More flexibility on pensions planned: Making decisions without market knowledge can cost retired people thousands, warns Nic Cicutti

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The Independent Online
THE GOVERNMENT is planning to allow greater flexibility for those who want to live off their retirement money without having to buy an income from their pension fund right away - but not yet.

Until then, anyone aiming to buy retirement income needs to shop around for the best offer for a pension lump sum.

Peter Quinton, managing director of the Annuity Bureau, a company specialising in annuities, said: 'Too often, the once-in-a-lifetime purchase of a retirement annuity is made without market knowledge, which can rob retirees of thousands of pounds of retirement income a year.'

Annuities broadly reflect the interest paid on gilts, which stood at about 6.3 per cent in January. At present it is about 8.8 per cent.

Figures from the Annuity Bureau show a single male aged 60, who did not want his pension to rise in line with inflation, would have bought an annual income of pounds 8,929 from Prudential with a pounds 100,000 lump sum in December last year.

The Pru was last month offering an income of pounds 10,600 for the same sum, an increase of 18 per cent.

Scottish Widows has raised its rates over the same period by 16.6 per cent, from pounds 8,890 to pounds 10,370. Not all companies are so generous. NPI offered pounds 9,193 in late December but has only raised this by about 2.5 per cent to pounds 9,395.

The changes, announced in last month's White Paper, will allow people to put off having to buy an annuity until they are 75. They would still be able to take an income from their pension lump sum, which would still be invested with the chance to grow further.

This could put to an end to cases where people in retirement are forced to live off small incomes for the rest of their lives purely because they had to buy an annuity when rates were low.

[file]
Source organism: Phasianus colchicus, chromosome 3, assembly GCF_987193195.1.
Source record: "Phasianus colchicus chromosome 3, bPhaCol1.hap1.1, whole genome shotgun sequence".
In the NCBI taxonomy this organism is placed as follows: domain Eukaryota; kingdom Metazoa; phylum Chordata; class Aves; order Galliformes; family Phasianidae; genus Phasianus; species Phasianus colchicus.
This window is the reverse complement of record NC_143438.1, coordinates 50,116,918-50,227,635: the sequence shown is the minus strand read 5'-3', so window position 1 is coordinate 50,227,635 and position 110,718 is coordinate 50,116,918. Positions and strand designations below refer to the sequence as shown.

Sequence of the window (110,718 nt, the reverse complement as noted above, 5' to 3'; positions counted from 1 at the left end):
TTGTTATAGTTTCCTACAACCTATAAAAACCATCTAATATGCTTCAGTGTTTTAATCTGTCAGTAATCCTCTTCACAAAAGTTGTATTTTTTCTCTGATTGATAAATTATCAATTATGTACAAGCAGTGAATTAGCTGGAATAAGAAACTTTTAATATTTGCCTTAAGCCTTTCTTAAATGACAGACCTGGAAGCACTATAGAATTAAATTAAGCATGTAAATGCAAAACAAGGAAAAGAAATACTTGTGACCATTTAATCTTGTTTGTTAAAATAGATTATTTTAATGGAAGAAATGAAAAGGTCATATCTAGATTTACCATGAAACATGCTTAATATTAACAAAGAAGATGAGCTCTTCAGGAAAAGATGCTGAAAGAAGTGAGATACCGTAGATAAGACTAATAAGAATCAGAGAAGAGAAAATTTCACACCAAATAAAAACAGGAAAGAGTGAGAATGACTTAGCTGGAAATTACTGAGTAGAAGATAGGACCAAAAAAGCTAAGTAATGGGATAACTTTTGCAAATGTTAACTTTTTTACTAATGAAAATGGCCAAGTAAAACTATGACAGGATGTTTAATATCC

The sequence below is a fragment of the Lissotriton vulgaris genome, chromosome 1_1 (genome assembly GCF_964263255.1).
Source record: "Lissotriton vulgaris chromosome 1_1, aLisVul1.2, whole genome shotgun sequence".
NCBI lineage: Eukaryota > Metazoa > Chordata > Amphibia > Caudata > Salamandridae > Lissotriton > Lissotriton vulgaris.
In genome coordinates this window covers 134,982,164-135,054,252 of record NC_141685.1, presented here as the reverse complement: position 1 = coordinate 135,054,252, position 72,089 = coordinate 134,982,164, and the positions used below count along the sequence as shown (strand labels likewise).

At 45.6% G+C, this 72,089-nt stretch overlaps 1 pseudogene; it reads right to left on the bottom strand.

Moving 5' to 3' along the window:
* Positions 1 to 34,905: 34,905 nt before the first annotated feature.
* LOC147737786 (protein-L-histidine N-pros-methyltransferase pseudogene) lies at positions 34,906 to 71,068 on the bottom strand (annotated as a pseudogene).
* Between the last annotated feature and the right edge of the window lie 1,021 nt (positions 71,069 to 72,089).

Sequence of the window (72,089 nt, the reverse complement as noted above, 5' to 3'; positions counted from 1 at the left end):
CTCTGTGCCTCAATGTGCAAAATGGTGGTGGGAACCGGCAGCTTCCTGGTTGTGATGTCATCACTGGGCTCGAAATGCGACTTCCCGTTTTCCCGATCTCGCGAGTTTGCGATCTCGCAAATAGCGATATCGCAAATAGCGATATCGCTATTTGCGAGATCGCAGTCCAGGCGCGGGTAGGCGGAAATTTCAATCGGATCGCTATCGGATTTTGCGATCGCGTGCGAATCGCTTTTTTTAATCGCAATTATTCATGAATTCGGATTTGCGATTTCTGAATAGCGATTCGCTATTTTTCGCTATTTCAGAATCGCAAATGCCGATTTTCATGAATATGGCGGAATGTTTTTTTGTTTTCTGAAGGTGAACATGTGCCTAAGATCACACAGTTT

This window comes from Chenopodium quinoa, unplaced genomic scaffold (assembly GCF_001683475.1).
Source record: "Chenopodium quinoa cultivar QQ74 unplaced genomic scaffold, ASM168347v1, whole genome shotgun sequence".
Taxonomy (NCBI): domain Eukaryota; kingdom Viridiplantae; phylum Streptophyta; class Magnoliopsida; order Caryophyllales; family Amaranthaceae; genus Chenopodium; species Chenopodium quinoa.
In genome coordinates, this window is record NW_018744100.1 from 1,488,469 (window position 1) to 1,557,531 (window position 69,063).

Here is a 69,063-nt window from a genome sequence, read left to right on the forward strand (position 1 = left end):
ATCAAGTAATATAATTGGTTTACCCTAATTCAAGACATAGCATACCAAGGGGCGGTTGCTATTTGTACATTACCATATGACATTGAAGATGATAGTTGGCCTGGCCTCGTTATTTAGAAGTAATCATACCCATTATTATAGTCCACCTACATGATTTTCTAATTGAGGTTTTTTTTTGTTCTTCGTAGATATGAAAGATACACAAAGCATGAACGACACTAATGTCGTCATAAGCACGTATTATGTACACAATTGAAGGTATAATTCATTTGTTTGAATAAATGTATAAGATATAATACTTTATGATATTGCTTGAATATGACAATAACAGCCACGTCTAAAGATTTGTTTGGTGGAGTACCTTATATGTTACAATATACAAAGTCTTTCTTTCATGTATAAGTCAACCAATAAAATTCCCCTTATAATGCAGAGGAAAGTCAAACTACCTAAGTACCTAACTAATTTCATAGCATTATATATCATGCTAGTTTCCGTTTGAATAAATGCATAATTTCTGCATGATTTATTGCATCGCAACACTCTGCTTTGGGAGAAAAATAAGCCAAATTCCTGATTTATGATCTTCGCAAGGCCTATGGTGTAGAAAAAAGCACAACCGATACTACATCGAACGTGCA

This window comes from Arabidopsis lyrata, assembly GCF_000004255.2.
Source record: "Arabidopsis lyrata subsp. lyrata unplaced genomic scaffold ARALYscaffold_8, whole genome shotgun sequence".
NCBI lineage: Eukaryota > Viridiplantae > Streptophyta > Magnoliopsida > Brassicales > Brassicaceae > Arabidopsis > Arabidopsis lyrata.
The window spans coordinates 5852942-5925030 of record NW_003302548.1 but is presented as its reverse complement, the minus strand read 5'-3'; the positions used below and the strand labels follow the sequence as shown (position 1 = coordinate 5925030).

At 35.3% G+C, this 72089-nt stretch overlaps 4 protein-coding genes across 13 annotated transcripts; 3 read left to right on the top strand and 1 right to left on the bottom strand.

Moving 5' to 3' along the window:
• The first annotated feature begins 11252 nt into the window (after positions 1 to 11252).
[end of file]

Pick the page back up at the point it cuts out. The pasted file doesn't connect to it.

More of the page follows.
Some companies have already tried to launch similar products. But, as recent falls in the stock market have shown, such schemes are not risk-free.

Trevor Lock, a West Midlands company director, is one pension plan holder who preferred to take advantage of rising annuity rates rather than hold on in the hope of better future returns.

Mr Lock, of Sutton Coldfield, started an executive pension plan with Allied Dunbar in 1979. The fund's value after tax-free cash was taken came to pounds 476,500.

His maximum annual pension entitlement under Inland Revenue rules was pounds 31,155 gross. Mr Lock, aged 61, says: 'I also knew what I wanted in terms of providing for myself and my wife Beryl.

Mr Quinton says that if Mr Lock had simply wanted an annuity, with nothing for his widow when he died, Allied Dunbar would have paid pounds 33,790 a year. On the same benefits Equitable Life would have paid pounds 36,051 and Standard Life pounds 34,746.

Mr Lock opted for a pension giving a 50 per cent widow's benefit in the event of his death. He asked to take income annually in advance and for it to escalate according to the retail price index rather than by a fixed percentage.

If he dies within the first five years his estate will receive any outstanding lump sum.

Now, the position is completely different with Equitable Life offering the worst deal at pounds 29,448. Allied Dunbar does not pay RPI escalating annuities, while Standard Life offered the best rate at pounds 30,152.

(Photograph omitted)

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